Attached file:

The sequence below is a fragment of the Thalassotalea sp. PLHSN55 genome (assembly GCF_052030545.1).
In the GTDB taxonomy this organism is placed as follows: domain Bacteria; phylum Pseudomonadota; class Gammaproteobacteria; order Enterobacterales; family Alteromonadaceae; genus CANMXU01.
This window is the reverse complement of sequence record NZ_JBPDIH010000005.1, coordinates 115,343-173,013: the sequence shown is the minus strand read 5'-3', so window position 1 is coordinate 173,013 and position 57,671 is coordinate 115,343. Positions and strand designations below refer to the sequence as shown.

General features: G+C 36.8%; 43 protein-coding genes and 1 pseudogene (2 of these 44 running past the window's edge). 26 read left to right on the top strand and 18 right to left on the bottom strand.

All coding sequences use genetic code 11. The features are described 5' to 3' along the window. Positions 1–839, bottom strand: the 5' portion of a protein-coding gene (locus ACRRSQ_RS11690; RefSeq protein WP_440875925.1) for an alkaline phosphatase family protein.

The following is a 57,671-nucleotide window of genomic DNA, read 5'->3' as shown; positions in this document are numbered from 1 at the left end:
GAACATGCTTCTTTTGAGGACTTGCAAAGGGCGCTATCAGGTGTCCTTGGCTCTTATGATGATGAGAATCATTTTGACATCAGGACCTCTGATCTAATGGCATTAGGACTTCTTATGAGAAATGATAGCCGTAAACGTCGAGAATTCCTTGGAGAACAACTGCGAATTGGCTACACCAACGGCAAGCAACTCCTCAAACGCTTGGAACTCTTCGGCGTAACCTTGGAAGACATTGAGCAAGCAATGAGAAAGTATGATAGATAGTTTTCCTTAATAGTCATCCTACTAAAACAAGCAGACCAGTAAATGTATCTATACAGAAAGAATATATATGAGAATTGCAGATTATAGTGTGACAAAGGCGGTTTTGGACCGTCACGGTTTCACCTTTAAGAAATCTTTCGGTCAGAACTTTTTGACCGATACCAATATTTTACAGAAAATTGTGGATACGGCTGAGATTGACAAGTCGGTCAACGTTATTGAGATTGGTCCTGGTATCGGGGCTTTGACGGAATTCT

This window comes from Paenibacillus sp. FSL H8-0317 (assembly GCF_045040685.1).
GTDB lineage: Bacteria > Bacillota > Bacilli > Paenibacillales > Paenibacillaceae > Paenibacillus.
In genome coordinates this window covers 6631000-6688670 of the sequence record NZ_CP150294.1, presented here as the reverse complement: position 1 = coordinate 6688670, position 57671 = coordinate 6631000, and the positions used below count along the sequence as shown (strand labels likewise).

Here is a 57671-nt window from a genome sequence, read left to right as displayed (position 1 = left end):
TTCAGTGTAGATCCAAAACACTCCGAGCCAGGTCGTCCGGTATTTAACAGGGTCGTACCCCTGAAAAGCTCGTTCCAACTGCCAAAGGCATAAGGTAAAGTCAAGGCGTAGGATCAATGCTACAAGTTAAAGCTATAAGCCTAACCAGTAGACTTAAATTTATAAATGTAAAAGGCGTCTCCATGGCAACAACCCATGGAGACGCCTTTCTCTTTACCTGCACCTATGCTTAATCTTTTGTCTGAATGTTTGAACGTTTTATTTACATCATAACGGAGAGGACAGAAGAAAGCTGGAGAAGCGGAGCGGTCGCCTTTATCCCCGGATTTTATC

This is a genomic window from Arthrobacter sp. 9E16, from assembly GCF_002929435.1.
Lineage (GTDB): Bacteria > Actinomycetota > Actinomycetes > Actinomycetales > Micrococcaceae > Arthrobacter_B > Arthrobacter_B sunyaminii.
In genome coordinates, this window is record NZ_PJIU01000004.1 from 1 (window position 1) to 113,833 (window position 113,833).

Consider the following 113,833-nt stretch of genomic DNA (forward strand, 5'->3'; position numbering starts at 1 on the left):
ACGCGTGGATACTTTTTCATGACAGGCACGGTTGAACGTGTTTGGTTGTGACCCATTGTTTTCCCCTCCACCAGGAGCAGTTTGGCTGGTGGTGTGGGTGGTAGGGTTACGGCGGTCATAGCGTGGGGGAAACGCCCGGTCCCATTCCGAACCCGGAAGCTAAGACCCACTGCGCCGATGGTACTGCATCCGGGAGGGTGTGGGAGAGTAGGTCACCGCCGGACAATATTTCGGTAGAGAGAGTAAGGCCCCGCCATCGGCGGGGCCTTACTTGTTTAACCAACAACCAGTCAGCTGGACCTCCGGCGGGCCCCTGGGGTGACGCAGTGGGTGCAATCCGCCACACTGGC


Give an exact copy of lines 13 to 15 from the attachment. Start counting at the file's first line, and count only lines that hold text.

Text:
This is a genomic window from Arthrobacter sp. 9E16, from assembly GCF_002929435.1.
Lineage (GTDB): Bacteria > Actinomycetota > Actinomycetes > Actinomycetales > Micrococcaceae > Arthrobacter_B > Arthrobacter_B sunyaminii.
In genome coordinates, this window is record NZ_PJIU01000004.1 from 1 (window position 1) to 113,833 (window position 113,833).